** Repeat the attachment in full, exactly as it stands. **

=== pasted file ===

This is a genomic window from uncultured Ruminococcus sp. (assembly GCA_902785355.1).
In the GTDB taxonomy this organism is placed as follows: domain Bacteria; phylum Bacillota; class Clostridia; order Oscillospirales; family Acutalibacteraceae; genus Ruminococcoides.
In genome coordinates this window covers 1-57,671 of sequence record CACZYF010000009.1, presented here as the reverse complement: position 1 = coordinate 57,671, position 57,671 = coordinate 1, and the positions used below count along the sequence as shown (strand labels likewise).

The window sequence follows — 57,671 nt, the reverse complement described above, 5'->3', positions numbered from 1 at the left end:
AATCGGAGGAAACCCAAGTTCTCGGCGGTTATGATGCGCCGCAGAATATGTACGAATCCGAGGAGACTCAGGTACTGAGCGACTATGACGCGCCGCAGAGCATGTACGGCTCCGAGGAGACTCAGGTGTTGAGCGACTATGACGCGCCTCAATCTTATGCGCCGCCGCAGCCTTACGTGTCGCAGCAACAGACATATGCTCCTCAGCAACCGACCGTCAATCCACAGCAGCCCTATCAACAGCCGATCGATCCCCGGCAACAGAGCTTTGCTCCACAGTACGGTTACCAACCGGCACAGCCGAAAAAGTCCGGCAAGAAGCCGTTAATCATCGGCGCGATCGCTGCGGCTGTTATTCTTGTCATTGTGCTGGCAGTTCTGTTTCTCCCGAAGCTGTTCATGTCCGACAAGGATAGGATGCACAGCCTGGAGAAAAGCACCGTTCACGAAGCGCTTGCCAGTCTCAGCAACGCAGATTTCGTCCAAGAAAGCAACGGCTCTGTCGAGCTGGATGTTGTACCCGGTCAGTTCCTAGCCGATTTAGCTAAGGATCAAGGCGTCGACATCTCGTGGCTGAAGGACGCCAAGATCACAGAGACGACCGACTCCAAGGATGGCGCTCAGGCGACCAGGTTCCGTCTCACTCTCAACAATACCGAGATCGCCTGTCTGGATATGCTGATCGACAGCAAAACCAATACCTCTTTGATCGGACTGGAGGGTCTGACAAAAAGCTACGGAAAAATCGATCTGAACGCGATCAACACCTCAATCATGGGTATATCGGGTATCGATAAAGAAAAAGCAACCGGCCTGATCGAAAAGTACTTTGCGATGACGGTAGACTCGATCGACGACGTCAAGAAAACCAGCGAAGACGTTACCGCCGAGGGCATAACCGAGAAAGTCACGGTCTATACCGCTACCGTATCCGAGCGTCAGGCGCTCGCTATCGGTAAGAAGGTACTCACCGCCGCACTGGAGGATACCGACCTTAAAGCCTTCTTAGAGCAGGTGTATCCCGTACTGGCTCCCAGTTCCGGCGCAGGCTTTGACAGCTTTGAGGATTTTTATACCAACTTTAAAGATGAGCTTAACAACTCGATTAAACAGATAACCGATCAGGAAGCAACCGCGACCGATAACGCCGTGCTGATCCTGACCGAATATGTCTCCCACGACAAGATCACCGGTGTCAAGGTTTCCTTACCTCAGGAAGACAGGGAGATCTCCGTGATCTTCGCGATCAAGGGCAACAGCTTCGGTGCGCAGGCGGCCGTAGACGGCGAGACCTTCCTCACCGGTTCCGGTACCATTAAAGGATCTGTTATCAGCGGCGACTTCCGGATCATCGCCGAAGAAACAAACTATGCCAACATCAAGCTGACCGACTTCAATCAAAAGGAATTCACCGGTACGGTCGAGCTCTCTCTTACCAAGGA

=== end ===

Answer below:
This is a genomic window from uncultured Ruminococcus sp. (assembly GCA_902785355.1).
In the GTDB taxonomy this organism is placed as follows: domain Bacteria; phylum Bacillota; class Clostridia; order Oscillospirales; family Acutalibacteraceae; genus Ruminococcoides.
In genome coordinates this window covers 1-57,671 of sequence record CACZYF010000009.1, presented here as the reverse complement: position 1 = coordinate 57,671, position 57,671 = coordinate 1, and the positions used below count along the sequence as shown (strand labels likewise).

The window sequence follows — 57,671 nt, the reverse complement described above, 5'->3', positions numbered from 1 at the left end:
AATCGGAGGAAACCCAAGTTCTCGGCGGTTATGATGCGCCGCAGAATATGTACGAATCCGAGGAGACTCAGGTACTGAGCGACTATGACGCGCCGCAGAGCATGTACGGCTCCGAGGAGACTCAGGTGTTGAGCGACTATGACGCGCCTCAATCTTATGCGCCGCCGCAGCCTTACGTGTCGCAGCAACAGACATATGCTCCTCAGCAACCGACCGTCAATCCACAGCAGCCCTATCAACAGCCGATCGATCCCCGGCAACAGAGCTTTGCTCCACAGTACGGTTACCAACCGGCACAGCCGAAAAAGTCCGGCAAGAAGCCGTTAATCATCGGCGCGATCGCTGCGGCTGTTATTCTTGTCATTGTGCTGGCAGTTCTGTTTCTCCCGAAGCTGTTCATGTCCGACAAGGATAGGATGCACAGCCTGGAGAAAAGCACCGTTCACGAAGCGCTTGCCAGTCTCAGCAACGCAGATTTCGTCCAAGAAAGCAACGGCTCTGTCGAGCTGGATGTTGTACCCGGTCAGTTCCTAGCCGATTTAGCTAAGGATCAAGGCGTCGACATCTCGTGGCTGAAGGACGCCAAGATCACAGAGACGACCGACTCCAAGGATGGCGCTCAGGCGACCAGGTTCCGTCTCACTCTCAACAATACCGAGATCGCCTGTCTGGATATGCTGATCGACAGCAAAACCAATACCTCTTTGATCGGACTGGAGGGTCTGACAAAAAGCTACGGAAAAATCGATCTGAACGCGATCAACACCTCAATCATGGGTATATCGGGTATCGATAAAGAAAAAGCAACCGGCCTGATCGAAAAGTACTTTGCGATGACGGTAGACTCGATCGACGACGTCAAGAAAACCAGCGAAGACGTTACCGCCGAGGGCATAACCGAGAAAGTCACGGTCTATACCGCTACCGTATCCGAGCGTCAGGCGCTCGCTATCGGTAAGAAGGTACTCACCGCCGCACTGGAGGATACCGACCTTAAAGCCTTCTTAGAGCAGGTGTATCCCGTACTGGCTCCCAGTTCCGGCGCAGGCTTTGACAGCTTTGAGGATTTTTATACCAACTTTAAAGATGAGCTTAACAACTCGATTAAACAGATAACCGATCAGGAAGCAACCGCGACCGATAACGCCGTGCTGATCCTGACCGAATATGTCTCCCACGACAAGATCACCGGTGTCAAGGTTTCCTTACCTCAGGAAGACAGGGAGATCTCCGTGATCTTCGCGATCAAGGGCAACAGCTTCGGTGCGCAGGCGGCCGTAGACGGCGAGACCTTCCTCACCGGTTCCGGTACCATTAAAGGATCTGTTATCAGCGGCGACTTCCGGATCATCGCCGAAGAAACAAACTATGCCAACATCAAGCTGACCGACTTCAATCAAAAGGAATTCACCGGTACGGTCGAGCTCTCTCTTACCAAGGA